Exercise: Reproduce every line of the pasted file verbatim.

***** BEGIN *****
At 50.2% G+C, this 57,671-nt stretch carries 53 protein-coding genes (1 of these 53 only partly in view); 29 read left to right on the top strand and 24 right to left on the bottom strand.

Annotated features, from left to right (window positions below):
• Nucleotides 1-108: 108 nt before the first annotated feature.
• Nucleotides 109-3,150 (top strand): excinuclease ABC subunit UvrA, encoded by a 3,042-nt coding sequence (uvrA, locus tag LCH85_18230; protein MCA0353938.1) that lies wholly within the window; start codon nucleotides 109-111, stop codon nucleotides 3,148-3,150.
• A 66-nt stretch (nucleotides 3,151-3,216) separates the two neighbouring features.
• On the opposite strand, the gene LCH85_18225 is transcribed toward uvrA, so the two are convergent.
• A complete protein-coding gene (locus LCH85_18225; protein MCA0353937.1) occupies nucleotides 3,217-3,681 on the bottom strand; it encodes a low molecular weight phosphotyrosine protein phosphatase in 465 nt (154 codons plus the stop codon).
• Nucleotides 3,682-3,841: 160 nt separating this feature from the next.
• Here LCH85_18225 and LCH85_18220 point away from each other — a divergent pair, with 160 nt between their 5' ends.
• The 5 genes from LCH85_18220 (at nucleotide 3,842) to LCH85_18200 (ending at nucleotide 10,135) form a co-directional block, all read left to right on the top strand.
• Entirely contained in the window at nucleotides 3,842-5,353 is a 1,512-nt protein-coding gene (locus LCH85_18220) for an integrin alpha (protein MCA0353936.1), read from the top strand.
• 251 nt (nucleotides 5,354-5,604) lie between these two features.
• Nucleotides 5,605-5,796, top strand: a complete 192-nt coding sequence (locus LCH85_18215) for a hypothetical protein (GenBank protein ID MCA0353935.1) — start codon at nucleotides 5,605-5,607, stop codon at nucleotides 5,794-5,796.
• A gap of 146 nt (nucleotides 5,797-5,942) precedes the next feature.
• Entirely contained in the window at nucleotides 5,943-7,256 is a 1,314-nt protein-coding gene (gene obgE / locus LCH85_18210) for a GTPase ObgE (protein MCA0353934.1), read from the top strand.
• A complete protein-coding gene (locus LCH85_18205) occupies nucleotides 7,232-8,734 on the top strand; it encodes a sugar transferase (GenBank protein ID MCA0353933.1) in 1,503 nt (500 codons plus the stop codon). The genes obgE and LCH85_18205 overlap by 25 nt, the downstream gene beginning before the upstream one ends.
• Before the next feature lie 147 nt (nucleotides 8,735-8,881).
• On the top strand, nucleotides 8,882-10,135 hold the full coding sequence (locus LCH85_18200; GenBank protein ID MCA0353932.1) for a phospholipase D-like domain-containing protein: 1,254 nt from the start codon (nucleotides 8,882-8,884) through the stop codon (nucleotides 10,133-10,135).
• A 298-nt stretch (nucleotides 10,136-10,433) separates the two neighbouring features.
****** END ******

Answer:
At 50.2% G+C, this 57,671-nt stretch carries 53 protein-coding genes (1 of these 53 only partly in view); 29 read left to right on the top strand and 24 right to left on the bottom strand.

Annotated features, from left to right (window positions below):
• Nucleotides 1-108: 108 nt before the first annotated feature.
• Nucleotides 109-3,150 (top strand): excinuclease ABC subunit UvrA, encoded by a 3,042-nt coding sequence (uvrA, locus tag LCH85_18230; protein MCA0353938.1) that lies wholly within the window; start codon nucleotides 109-111, stop codon nucleotides 3,148-3,150.
• A 66-nt stretch (nucleotides 3,151-3,216) separates the two neighbouring features.
• On the opposite strand, the gene LCH85_18225 is transcribed toward uvrA, so the two are convergent.
• A complete protein-coding gene (locus LCH85_18225; protein MCA0353937.1) occupies nucleotides 3,217-3,681 on the bottom strand; it encodes a low molecular weight phosphotyrosine protein phosphatase in 465 nt (154 codons plus the stop codon).
• Nucleotides 3,682-3,841: 160 nt separating this feature from the next.
• Here LCH85_18225 and LCH85_18220 point away from each other — a divergent pair, with 160 nt between their 5' ends.
• The 5 genes from LCH85_18220 (at nucleotide 3,842) to LCH85_18200 (ending at nucleotide 10,135) form a co-directional block, all read left to right on the top strand.
• Entirely contained in the window at nucleotides 3,842-5,353 is a 1,512-nt protein-coding gene (locus LCH85_18220) for an integrin alpha (protein MCA0353936.1), read from the top strand.
• 251 nt (nucleotides 5,354-5,604) lie between these two features.
• Nucleotides 5,605-5,796, top strand: a complete 192-nt coding sequence (locus LCH85_18215) for a hypothetical protein (GenBank protein ID MCA0353935.1) — start codon at nucleotides 5,605-5,607, stop codon at nucleotides 5,794-5,796.
• A gap of 146 nt (nucleotides 5,797-5,942) precedes the next feature.
• Entirely contained in the window at nucleotides 5,943-7,256 is a 1,314-nt protein-coding gene (gene obgE / locus LCH85_18210) for a GTPase ObgE (protein MCA0353934.1), read from the top strand.
• A complete protein-coding gene (locus LCH85_18205) occupies nucleotides 7,232-8,734 on the top strand; it encodes a sugar transferase (GenBank protein ID MCA0353933.1) in 1,503 nt (500 codons plus the stop codon). The genes obgE and LCH85_18205 overlap by 25 nt, the downstream gene beginning before the upstream one ends.
• Before the next feature lie 147 nt (nucleotides 8,735-8,881).
• On the top strand, nucleotides 8,882-10,135 hold the full coding sequence (locus LCH85_18200; GenBank protein ID MCA0353932.1) for a phospholipase D-like domain-containing protein: 1,254 nt from the start codon (nucleotides 8,882-8,884) through the stop codon (nucleotides 10,133-10,135).
• A 298-nt stretch (nucleotides 10,136-10,433) separates the two neighbouring features.